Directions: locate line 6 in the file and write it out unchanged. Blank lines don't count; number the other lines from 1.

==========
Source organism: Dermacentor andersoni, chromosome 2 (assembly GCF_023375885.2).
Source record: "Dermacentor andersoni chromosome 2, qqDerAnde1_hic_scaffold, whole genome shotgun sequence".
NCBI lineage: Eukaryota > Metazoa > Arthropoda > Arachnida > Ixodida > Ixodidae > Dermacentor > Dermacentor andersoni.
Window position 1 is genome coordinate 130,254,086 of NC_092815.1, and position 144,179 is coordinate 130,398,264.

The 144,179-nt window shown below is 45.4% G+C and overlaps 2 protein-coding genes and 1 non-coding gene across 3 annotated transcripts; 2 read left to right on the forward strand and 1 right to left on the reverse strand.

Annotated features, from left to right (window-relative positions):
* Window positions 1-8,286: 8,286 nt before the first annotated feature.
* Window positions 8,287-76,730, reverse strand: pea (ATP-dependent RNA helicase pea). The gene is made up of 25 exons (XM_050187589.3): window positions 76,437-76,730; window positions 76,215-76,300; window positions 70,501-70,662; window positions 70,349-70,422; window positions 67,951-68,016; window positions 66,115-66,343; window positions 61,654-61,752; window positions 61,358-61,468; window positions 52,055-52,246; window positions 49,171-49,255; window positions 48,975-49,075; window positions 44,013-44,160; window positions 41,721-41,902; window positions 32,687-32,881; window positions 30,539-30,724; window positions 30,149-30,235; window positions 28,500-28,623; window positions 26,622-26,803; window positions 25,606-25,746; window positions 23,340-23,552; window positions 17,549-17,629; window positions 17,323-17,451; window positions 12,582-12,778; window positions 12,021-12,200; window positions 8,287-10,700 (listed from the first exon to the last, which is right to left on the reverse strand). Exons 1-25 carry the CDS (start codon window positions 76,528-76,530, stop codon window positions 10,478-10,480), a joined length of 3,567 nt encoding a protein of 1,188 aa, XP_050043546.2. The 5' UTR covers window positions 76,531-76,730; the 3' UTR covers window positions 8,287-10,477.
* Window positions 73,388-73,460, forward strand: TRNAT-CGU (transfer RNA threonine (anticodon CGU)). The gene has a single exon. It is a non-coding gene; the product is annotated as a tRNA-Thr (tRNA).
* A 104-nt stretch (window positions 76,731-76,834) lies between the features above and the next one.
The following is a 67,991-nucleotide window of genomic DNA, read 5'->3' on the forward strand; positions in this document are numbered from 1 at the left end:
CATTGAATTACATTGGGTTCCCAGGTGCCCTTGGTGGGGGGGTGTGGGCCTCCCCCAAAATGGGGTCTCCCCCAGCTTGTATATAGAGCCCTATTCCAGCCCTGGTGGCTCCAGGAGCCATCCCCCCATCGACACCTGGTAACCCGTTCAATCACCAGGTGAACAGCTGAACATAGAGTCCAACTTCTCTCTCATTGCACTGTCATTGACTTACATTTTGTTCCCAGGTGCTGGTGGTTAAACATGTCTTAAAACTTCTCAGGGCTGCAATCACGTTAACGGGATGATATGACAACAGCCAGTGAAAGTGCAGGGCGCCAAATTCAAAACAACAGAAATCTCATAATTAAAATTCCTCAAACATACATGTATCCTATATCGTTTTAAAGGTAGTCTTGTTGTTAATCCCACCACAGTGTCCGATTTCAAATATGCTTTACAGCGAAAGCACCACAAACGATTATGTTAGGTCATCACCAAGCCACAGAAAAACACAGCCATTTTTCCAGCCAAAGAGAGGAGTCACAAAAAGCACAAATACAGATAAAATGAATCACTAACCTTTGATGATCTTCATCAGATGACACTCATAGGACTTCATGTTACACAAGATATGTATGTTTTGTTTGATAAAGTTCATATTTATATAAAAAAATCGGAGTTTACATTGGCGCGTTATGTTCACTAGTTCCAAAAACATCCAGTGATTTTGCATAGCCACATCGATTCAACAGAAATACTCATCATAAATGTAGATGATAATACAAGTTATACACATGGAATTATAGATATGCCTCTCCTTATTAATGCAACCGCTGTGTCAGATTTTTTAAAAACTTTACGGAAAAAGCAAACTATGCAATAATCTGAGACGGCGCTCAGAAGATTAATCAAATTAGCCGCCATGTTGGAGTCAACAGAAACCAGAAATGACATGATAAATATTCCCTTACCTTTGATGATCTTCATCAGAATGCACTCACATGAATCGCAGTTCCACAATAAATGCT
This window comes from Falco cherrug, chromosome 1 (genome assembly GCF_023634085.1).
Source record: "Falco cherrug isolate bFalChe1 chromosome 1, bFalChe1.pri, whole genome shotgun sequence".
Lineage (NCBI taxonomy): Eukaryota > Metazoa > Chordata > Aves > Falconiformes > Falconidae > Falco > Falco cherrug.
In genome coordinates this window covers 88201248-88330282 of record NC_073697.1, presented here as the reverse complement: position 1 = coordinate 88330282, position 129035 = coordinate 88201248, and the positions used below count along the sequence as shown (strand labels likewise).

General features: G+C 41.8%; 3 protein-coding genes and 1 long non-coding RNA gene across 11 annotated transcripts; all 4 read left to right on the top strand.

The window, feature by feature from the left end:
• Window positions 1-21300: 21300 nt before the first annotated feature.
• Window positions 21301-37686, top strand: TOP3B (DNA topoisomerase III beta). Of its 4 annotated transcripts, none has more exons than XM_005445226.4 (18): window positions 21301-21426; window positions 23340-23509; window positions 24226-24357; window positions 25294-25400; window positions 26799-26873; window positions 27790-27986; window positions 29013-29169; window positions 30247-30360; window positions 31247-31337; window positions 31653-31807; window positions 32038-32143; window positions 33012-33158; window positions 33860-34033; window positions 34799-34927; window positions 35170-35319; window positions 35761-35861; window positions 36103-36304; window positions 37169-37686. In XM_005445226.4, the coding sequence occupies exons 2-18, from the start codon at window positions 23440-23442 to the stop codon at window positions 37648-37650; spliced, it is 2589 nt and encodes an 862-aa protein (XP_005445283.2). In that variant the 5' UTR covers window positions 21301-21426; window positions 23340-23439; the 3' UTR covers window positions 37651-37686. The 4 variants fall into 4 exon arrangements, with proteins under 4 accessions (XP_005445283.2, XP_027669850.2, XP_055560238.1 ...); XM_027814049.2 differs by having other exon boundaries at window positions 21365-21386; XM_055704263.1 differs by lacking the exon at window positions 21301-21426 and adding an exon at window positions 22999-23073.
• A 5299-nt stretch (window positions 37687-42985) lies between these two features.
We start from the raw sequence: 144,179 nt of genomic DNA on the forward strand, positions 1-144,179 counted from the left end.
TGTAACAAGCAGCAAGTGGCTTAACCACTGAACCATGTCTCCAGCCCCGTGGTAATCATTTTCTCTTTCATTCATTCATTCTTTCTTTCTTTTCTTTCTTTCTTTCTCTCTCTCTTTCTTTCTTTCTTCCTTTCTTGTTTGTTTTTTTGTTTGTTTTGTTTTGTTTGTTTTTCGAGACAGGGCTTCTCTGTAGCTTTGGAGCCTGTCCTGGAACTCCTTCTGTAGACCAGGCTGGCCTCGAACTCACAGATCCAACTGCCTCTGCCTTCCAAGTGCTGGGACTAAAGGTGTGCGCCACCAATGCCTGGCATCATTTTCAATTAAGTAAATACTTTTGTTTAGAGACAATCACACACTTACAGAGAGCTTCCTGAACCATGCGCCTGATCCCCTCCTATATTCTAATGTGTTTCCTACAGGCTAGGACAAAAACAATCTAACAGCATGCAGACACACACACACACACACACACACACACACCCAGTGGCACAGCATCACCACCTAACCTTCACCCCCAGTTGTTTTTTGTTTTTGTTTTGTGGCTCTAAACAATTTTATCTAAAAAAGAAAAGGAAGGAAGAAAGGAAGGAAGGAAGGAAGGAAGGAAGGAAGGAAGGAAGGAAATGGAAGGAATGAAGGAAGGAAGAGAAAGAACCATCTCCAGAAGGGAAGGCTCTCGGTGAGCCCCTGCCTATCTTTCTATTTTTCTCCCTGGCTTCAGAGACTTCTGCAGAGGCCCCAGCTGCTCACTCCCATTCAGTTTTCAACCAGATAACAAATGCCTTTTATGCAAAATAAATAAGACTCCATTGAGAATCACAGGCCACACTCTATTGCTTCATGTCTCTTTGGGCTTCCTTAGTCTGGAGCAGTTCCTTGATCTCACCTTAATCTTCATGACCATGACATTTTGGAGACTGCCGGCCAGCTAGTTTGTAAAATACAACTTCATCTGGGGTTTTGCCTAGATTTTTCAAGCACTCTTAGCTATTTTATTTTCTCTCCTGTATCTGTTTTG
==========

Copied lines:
Annotated features, from left to right (window-relative positions):